Total Quality Management

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Total Quality Management – Assignment 1

“It is not necessary to change, survival is not mandatory” Evaluate the key developments in Total quality management within the context of changing business requirements.

WE Deming was a quality guru of the 20th century. Deming was of the belief that if companies constantly measured and improved their processes, they would achieve higher quality and also higher productivity.

I believe from this quote Deming is implying that success is not always guaranteed and that companies which are successful today, may not be successful in the future. Over time the business environment will change. Changes in technology, consumer changes and increased competition will ultimately affect the way a company performs. “In todays global competitive marketplace the demands of customers are ever increasing as they require improved quality of products and services” B.G. Dale, A. van der Wiele and J.D. van Iwaarden, (2007).

Companies need to continuously improve all business activities, focusing on “customer satisfaction throughout the entire organisation” B.G. Dale, A. van der Wiele and J.D. van Iwaarden, (2007). This is the main way in which companies can confront competition and threats to their business. This is the reason why quality is monitored and continuously improved in organisations as a way to survive in the ever changing and competitive business environment. By doing this companies will gain a competitive edge.

There are many companies who used to be high up in the rankings and at the top of their game, and are now struggling to survive due to not monitoring their overall quality and processes correctly. Company’s like Kodak, Oasis Hong Kong airlines and Blockbuster are examples of this. Companies can not rely on their current success to keep them going and must continuously improve and adapt or their success will be lost or even worse, not survive at all.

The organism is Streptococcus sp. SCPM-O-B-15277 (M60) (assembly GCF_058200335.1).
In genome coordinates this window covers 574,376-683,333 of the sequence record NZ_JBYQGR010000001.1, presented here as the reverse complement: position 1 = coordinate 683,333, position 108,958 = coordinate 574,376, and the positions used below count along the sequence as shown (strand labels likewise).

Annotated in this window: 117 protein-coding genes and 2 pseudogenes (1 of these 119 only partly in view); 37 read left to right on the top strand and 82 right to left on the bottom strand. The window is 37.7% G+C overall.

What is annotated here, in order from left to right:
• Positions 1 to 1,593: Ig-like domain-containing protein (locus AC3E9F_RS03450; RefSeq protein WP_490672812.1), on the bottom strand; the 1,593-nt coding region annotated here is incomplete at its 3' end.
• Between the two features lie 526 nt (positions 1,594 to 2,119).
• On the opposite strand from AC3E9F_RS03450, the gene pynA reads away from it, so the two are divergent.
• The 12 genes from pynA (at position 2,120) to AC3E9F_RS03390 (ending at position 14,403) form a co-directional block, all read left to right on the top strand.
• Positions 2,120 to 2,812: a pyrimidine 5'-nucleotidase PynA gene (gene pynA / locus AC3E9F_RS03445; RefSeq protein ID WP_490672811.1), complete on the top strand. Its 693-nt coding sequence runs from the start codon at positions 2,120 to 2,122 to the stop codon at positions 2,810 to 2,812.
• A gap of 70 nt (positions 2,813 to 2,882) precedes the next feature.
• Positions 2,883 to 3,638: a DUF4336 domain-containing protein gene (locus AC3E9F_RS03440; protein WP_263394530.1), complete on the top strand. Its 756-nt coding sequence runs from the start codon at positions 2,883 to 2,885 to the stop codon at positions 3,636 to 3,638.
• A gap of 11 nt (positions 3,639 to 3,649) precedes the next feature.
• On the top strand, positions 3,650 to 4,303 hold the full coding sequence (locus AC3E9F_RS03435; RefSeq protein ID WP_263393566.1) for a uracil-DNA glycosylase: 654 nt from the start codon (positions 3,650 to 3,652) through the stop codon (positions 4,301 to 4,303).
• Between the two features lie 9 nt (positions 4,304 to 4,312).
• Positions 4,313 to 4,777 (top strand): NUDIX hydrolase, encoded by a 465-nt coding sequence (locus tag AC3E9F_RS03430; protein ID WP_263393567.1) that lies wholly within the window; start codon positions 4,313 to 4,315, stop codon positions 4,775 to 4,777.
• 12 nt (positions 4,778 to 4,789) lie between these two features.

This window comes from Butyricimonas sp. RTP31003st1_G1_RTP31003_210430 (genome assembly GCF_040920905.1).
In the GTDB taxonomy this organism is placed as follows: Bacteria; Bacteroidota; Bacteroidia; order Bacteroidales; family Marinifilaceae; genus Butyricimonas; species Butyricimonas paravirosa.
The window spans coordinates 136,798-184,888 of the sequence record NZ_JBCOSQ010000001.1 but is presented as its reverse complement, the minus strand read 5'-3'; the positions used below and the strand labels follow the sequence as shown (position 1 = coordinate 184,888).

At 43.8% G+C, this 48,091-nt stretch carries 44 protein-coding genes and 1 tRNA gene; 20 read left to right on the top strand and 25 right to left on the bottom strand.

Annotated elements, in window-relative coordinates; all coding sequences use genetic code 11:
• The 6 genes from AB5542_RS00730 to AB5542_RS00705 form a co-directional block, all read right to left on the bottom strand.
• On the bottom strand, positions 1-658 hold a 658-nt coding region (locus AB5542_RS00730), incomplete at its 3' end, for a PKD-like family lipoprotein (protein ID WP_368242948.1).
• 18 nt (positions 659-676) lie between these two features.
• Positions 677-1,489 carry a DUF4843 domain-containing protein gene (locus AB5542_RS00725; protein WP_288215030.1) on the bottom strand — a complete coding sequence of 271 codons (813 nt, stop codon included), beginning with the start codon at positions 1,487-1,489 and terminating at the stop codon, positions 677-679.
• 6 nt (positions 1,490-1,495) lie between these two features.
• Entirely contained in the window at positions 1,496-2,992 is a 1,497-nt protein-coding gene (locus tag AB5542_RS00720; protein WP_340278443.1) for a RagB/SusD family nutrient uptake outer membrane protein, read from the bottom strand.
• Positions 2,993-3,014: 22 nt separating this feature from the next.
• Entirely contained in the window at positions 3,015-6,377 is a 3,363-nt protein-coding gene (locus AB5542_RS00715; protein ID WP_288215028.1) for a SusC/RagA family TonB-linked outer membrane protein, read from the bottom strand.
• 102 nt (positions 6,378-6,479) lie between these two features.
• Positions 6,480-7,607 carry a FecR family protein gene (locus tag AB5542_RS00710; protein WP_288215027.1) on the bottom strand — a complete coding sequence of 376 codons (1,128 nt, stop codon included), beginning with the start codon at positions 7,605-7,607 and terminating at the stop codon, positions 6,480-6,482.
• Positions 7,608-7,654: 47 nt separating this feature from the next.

Quality is now a familiar word known to most people, although peoples understanding of it can sometimes be different. In today’s business world there isn’t one definition of quality.

Quality management has evolved and developed many systems over the years in order to manage quality effectively, although this was not always the case. “By the mid and late 1990’s, quality disappeared as a major topic in the media and was less of a focus of top managements attention.” Yong & Wilkinson (2010).

Systems for improving and managing quality in business evolved rapidly from the early 00’s onwards. In working towards TQM there are stages which need to be identified ;

• Inspection
• Quality control
• Quality assurance
• Total quality management

Inspection

Before the ideas of TQM were finally formalised, much work had to be done for centuries in order to reach the final stage.

In the manufacturing industry, “an operators work was inspected and a decision was made whether to accept or reject it” The Evolution of Quality (2012). As businesses became larger, so did the role of inspecting parts, products etc. and therefore full-time jobs were created for inpection.

After introducing the inspection functions, other problems started to arise, such as;

• Technical problems
• Lack of training
• Allowing defect goods to pass inspection in order to increase production levels

This further led to the introduction of a separate inspection department, with a departmental leader, who would report to the head of manufacturing or even MD of the company.

“In the 1920’s statistical theory began to be applied effectively to quality control and in 1924 Shewhart made the first sketch of a modern control chart. His work was later developed by Deming and the early work of Shewhart, Deming, Ddge and Romig constitutes much of what today comprises the theory of statistical process control (SPC). However, there was little use of these techniques in manufacturing companies until the late 1940’s....
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